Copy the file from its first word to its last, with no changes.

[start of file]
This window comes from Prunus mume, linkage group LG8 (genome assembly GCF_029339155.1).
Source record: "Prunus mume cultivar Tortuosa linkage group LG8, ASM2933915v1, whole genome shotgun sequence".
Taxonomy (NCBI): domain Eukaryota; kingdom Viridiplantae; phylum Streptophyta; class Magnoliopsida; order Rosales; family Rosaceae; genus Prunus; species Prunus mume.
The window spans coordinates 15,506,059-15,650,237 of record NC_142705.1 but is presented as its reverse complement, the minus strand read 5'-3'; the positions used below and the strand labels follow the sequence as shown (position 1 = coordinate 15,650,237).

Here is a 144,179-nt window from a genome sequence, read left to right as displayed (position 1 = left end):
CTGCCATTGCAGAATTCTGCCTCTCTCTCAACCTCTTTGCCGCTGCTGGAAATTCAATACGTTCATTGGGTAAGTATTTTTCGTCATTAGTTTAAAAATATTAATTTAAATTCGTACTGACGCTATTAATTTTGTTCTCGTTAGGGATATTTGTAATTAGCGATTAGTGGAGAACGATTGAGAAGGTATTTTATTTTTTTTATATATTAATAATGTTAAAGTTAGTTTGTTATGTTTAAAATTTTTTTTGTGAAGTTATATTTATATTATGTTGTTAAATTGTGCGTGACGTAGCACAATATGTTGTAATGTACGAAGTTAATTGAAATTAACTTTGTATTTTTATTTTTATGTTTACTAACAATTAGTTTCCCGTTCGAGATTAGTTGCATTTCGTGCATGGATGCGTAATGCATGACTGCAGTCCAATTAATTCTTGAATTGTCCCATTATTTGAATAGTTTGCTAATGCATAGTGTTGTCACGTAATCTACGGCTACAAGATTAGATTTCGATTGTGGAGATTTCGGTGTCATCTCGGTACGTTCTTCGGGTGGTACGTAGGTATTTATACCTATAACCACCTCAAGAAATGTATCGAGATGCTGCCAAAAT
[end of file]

This window comes from Prunus mume, linkage group LG8 (genome assembly GCF_029339155.1).
Source record: "Prunus mume cultivar Tortuosa linkage group LG8, ASM2933915v1, whole genome shotgun sequence".
Taxonomy (NCBI): domain Eukaryota; kingdom Viridiplantae; phylum Streptophyta; class Magnoliopsida; order Rosales; family Rosaceae; genus Prunus; species Prunus mume.
The window spans coordinates 15,506,059-15,650,237 of record NC_142705.1 but is presented as its reverse complement, the minus strand read 5'-3'; the positions used below and the strand labels follow the sequence as shown (position 1 = coordinate 15,650,237).

Here is a 144,179-nt window from a genome sequence, read left to right as displayed (position 1 = left end):
CTGCCATTGCAGAATTCTGCCTCTCTCTCAACCTCTTTGCCGCTGCTGGAAATTCAATACGTTCATTGGGTAAGTATTTTTCGTCATTAGTTTAAAAATATTAATTTAAATTCGTACTGACGCTATTAATTTTGTTCTCGTTAGGGATATTTGTAATTAGCGATTAGTGGAGAACGATTGAGAAGGTATTTTATTTTTTTTATATATTAATAATGTTAAAGTTAGTTTGTTATGTTTAAAATTTTTTTTGTGAAGTTATATTTATATTATGTTGTTAAATTGTGCGTGACGTAGCACAATATGTTGTAATGTACGAAGTTAATTGAAATTAACTTTGTATTTTTATTTTTATGTTTACTAACAATTAGTTTCCCGTTCGAGATTAGTTGCATTTCGTGCATGGATGCGTAATGCATGACTGCAGTCCAATTAATTCTTGAATTGTCCCATTATTTGAATAGTTTGCTAATGCATAGTGTTGTCACGTAATCTACGGCTACAAGATTAGATTTCGATTGTGGAGATTTCGGTGTCATCTCGGTACGTTCTTCGGGTGGTACGTAGGTATTTATACCTATAACCACCTCAAGAAATGTATCGAGATGCTGCCAAAAT